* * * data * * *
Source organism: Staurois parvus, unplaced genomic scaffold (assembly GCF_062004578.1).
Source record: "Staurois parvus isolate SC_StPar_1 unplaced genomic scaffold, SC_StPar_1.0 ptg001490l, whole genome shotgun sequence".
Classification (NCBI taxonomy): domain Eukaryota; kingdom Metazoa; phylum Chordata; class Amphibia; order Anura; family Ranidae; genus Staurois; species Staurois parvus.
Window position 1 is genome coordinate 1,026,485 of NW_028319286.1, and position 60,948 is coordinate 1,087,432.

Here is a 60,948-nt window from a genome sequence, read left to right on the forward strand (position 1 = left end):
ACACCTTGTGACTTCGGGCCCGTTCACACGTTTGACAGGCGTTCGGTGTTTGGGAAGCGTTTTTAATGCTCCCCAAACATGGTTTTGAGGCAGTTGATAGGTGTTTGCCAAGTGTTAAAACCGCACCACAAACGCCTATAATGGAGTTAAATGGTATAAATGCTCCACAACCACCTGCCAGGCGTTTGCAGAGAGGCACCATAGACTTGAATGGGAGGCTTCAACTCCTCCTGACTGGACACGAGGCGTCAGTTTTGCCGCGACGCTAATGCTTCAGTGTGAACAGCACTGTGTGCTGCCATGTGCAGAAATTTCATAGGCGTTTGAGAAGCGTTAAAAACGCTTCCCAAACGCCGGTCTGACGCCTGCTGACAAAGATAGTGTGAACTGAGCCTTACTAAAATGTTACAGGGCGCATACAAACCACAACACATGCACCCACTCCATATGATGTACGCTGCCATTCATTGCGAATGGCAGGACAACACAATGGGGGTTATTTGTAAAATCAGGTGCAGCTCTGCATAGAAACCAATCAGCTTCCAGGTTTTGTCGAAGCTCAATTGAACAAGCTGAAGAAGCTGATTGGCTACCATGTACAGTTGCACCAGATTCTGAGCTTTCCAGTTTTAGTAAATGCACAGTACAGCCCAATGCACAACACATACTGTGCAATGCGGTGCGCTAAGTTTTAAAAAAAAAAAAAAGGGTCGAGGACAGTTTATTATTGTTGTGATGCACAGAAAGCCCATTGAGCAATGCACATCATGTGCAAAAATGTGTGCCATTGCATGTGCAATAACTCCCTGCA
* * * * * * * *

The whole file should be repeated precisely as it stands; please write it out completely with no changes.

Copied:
Source organism: Staurois parvus, unplaced genomic scaffold (assembly GCF_062004578.1).
Source record: "Staurois parvus isolate SC_StPar_1 unplaced genomic scaffold, SC_StPar_1.0 ptg001490l, whole genome shotgun sequence".
Classification (NCBI taxonomy): domain Eukaryota; kingdom Metazoa; phylum Chordata; class Amphibia; order Anura; family Ranidae; genus Staurois; species Staurois parvus.
Window position 1 is genome coordinate 1,026,485 of NW_028319286.1, and position 60,948 is coordinate 1,087,432.

Here is a 60,948-nt window from a genome sequence, read left to right on the forward strand (position 1 = left end):
ACACCTTGTGACTTCGGGCCCGTTCACACGTTTGACAGGCGTTCGGTGTTTGGGAAGCGTTTTTAATGCTCCCCAAACATGGTTTTGAGGCAGTTGATAGGTGTTTGCCAAGTGTTAAAACCGCACCACAAACGCCTATAATGGAGTTAAATGGTATAAATGCTCCACAACCACCTGCCAGGCGTTTGCAGAGAGGCACCATAGACTTGAATGGGAGGCTTCAACTCCTCCTGACTGGACACGAGGCGTCAGTTTTGCCGCGACGCTAATGCTTCAGTGTGAACAGCACTGTGTGCTGCCATGTGCAGAAATTTCATAGGCGTTTGAGAAGCGTTAAAAACGCTTCCCAAACGCCGGTCTGACGCCTGCTGACAAAGATAGTGTGAACTGAGCCTTACTAAAATGTTACAGGGCGCATACAAACCACAACACATGCACCCACTCCATATGATGTACGCTGCCATTCATTGCGAATGGCAGGACAACACAATGGGGGTTATTTGTAAAATCAGGTGCAGCTCTGCATAGAAACCAATCAGCTTCCAGGTTTTGTCGAAGCTCAATTGAACAAGCTGAAGAAGCTGATTGGCTACCATGTACAGTTGCACCAGATTCTGAGCTTTCCAGTTTTAGTAAATGCACAGTACAGCCCAATGCACAACACATACTGTGCAATGCGGTGCGCTAAGTTTTAAAAAAAAAAAAAAGGGTCGAGGACAGTTTATTATTGTTGTGATGCACAGAAAGCCCATTGAGCAATGCACATCATGTGCAAAAATGTGTGCCATTGCATGTGCAATAACTCCCTGCA